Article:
When it comes down to it—it’s all a small business really needs to care about. It’s the commonly desired outcome that underlies every strategy, every objective, and every KPI of basically any business.
So why is it so hard to achieve?
For small businesses and freelancers, it may feel as though growth is only accessible if you can get your hands on huge piles of cash.
We’re here to tell you that’s not the case, thankfully.
Growth marketing has emerged as a potent practice for business growth in recent years, utilizing data and digital tools to identify and act on high-return marketing opportunities.
But what is it, really? Why is it so powerful, and what are the strongest, most foundational growth marketing strategies you can implement today to multiply your business’s bottom line?
What is growth marketing?
Though you’ve probably heard the term slung around, growth marketing (also sometimes called growth hacking) is still a relatively new practice.
The approach marries the existing body of work around the theory of marketing with the use of digital analysis and tools. Combined, you can garner insights on where and how to most effectively achieve rapid, scalable growth—which is the highest goal of any growth marketer.
In this way, growth marketing is as much a management philosophy as it is a business practice.
Companies like Airbnb and Uber are good examples of the ideal of growth marketing.
They both prioritized aggressive growth, reach, and influence in their earlier years over traditional business metrics like profitability and having a positive balance sheet.
Of course, the results were mixed. But there’s no denying the effectiveness of the approach in getting their services out there to a global audience and making their respective founders very wealthy.
Why do you need it?
So why should you consider growth marketing over the tried-and-tested legacy marketing approach?
For starters, your competition is likely on board the growth marketing hype train—and not just because it’s trendy. In business, if an approach is effective, it will be used against you.
And growth marketing is certainly effective. At this point, no one would deny the utility of SEO (search engine optimization), email marketing, and A/B testing—all of which are growth marketing tools.
To help you on your journey, here are 8 easy-to-implement, high-return growth marketing strategies used by small businesses to achieve insane growth.
8 effective growth marketing strategies for small businesses
1. Leverage user-generated content
Here’s yet another acronym to add to your business dictionary: UGC.
UGC, or user-generated content, is what it sounds like—material generated by consumers relating to the brand or company.
The most common examples of UGC include user reviews of products, pictures or video stories of the product experience on social media, or testimonials.
Clever marketers can repurpose this content in their own marketing communications, which is not only cost and time-effective but also offers several unique benefits.
One major benefit is an enhanced feeling of authenticity. Audiences absorb positive sentiments about a company to a greater degree when it’s coming directly from real people like themselves.
The most famous example comes from Starbucks, which challenged its customers to design their own versions of the company’s red cups with the hashtag #RedCupArt, with far-reaching results.
Thousands of posts from customers eager to get their designs featured were generated as a result of this challenge. That left Starbucks with a lot of marketing material at the sweet cost of zero dollars.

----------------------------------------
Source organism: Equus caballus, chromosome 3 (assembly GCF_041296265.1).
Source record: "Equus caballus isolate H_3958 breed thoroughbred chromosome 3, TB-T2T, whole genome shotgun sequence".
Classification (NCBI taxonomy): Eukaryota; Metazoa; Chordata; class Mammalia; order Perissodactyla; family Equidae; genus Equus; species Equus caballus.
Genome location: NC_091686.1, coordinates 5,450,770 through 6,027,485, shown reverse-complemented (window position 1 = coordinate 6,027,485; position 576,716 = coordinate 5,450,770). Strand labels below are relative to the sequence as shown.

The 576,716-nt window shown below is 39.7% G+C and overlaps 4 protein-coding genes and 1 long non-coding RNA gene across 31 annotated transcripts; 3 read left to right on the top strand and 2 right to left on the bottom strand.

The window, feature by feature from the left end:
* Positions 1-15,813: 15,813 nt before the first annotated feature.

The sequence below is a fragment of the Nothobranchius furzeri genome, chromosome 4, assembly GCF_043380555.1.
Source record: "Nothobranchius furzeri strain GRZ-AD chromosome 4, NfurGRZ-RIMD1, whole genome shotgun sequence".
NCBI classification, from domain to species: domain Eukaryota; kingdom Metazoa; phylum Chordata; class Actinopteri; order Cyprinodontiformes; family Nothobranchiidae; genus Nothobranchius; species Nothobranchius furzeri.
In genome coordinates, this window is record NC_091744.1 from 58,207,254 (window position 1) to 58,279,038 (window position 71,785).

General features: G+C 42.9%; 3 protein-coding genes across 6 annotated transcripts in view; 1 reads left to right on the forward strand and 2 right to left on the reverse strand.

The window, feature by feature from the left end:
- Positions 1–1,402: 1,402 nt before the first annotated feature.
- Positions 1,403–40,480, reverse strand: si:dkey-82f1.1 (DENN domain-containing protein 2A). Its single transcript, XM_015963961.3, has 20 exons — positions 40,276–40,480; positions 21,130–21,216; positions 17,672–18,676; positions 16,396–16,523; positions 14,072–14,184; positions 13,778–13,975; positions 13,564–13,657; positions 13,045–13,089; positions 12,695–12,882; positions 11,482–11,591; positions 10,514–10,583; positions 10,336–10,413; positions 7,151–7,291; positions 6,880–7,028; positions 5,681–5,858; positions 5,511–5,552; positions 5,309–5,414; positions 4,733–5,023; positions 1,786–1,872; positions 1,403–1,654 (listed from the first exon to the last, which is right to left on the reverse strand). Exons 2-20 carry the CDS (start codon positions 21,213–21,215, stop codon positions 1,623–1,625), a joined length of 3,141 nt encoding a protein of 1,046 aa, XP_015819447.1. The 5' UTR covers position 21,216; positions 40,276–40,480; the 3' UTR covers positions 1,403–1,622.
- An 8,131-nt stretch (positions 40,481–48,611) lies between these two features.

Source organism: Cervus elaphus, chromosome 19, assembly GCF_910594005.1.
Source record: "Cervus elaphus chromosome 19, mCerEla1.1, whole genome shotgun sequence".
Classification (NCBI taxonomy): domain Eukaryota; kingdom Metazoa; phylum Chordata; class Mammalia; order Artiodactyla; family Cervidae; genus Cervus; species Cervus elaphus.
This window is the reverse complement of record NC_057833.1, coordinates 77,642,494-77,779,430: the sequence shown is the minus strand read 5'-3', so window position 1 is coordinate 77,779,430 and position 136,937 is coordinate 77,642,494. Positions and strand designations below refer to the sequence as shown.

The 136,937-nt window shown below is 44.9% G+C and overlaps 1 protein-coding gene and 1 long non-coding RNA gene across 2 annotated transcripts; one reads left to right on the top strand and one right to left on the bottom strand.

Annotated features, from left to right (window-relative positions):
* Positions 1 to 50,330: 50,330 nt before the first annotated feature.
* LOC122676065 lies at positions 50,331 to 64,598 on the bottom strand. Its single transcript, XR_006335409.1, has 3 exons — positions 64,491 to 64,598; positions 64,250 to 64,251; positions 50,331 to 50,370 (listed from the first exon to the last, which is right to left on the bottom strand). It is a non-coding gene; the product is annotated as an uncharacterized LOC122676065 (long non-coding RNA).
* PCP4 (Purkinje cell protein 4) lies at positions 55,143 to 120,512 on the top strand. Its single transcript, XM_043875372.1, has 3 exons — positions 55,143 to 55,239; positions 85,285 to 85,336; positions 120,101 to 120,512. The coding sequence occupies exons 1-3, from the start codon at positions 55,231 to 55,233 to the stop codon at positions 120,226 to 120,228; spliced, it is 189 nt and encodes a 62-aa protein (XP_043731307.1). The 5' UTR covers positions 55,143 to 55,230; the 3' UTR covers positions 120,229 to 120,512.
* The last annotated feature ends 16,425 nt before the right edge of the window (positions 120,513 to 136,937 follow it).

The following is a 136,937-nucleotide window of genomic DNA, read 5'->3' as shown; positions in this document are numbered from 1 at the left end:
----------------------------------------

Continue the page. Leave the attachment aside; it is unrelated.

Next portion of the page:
EmbedSocial suggests that 93% of marketers who practice both UGC and non-UGC techniques agree that UGC content performed better than traditional branded content on social media.
How might your business do the same? Alternatively, consider whether your enterprise already has UGC at the ready that you just haven’t utilized in your marketing yet. This could be something like product reviews or customer images.
2. Hyper-personalize your campaigns
The mass marketing approach is a privilege awarded to companies with products and services broad enough to be targeted to anyone at all. Think Coke, for example.
Chances are, this isn’t a viable option for your business. So flip it on its head—what about micro-marketing?
Micro-marketing is the practice of adjusting your marketing communications to suit the needs and preferences of an increasingly smaller group of people.
The idea is that the smaller the group of people, the more personal you can make your communications. And more personal communications indicate true familiarity, care, and attention. This leads to a greater response.
This is why 99% of marketers say that personalization helps enhance customer relationships.
But how do you go about making your marketing hyper-personal?
It starts with great CRM (customer relationship management) software. This is software that collates data collected from customers into a database where meaningful insights can be identified.
For example, Salesforce lead scoring ranks prospective customers to assess their viability in the sales funnel. With the highest-ranking leads identified, you can then craft highly-targeted campaigns directed to them that draw from their preferences, purchase behaviors, and other elements to increase the chances of conversion and retention—key growth metrics metrics.
3. Practice omnichannel marketing
Omnichannel marketing is the practice of crafting seamless customer experiences across a multitude of marketing channels.
Distinct from simply running your communications across several channels, omnichannel marketing aims to offer individual customers the same repeatable and reliable purchasing experience they’d get on your primary channel (say, your ecommerce site) across all the other touchpoints of your business.
For example, if you were running a price promotion campaign across print and digital channels, an omnichannel approach would seek to synchronize the percentage discount, creative materials, copy, and landing page to each other. This offers a consistent experience regardless of where the customer is acquired.
In practice, doing omnichannel right is simple enough. You can synchronize creative content across your business by using talented copywriters, for example.